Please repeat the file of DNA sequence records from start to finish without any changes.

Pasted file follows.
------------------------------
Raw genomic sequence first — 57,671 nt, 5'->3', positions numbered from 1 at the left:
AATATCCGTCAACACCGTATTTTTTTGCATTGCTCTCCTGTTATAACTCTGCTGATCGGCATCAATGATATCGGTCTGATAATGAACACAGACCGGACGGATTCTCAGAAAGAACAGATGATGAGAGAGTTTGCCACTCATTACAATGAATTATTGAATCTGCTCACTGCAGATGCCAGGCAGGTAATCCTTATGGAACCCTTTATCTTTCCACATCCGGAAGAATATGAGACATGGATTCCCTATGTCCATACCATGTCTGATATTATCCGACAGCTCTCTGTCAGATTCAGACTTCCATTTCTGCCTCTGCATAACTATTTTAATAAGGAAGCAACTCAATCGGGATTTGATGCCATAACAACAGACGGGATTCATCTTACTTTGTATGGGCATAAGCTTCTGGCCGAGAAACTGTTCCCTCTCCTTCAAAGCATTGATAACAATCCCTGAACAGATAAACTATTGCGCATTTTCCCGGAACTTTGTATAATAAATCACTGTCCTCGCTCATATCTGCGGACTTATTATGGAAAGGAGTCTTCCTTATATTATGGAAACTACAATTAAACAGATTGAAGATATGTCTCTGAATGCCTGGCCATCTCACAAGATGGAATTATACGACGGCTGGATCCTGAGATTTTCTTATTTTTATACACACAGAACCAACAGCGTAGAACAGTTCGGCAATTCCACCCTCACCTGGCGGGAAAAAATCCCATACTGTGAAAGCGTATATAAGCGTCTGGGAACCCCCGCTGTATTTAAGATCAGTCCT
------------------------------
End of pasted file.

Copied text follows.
Raw genomic sequence first — 57,671 nt, 5'->3', positions numbered from 1 at the left:
AATATCCGTCAACACCGTATTTTTTTGCATTGCTCTCCTGTTATAACTCTGCTGATCGGCATCAATGATATCGGTCTGATAATGAACACAGACCGGACGGATTCTCAGAAAGAACAGATGATGAGAGAGTTTGCCACTCATTACAATGAATTATTGAATCTGCTCACTGCAGATGCCAGGCAGGTAATCCTTATGGAACCCTTTATCTTTCCACATCCGGAAGAATATGAGACATGGATTCCCTATGTCCATACCATGTCTGATATTATCCGACAGCTCTCTGTCAGATTCAGACTTCCATTTCTGCCTCTGCATAACTATTTTAATAAGGAAGCAACTCAATCGGGATTTGATGCCATAACAACAGACGGGATTCATCTTACTTTGTATGGGCATAAGCTTCTGGCCGAGAAACTGTTCCCTCTCCTTCAAAGCATTGATAACAATCCCTGAACAGATAAACTATTGCGCATTTTCCCGGAACTTTGTATAATAAATCACTGTCCTCGCTCATATCTGCGGACTTATTATGGAAAGGAGTCTTCCTTATATTATGGAAACTACAATTAAACAGATTGAAGATATGTCTCTGAATGCCTGGCCATCTCACAAGATGGAATTATACGACGGCTGGATCCTGAGATTTTCTTATTTTTATACACACAGAACCAACAGCGTAGAACAGTTCGGCAATTCCACCCTCACCTGGCGGGAAAAAATCCCATACTGTGAAAGCGTATATAAGCGTCTGGGAACCCCCGCTGTATTTAAGATCAGTCCT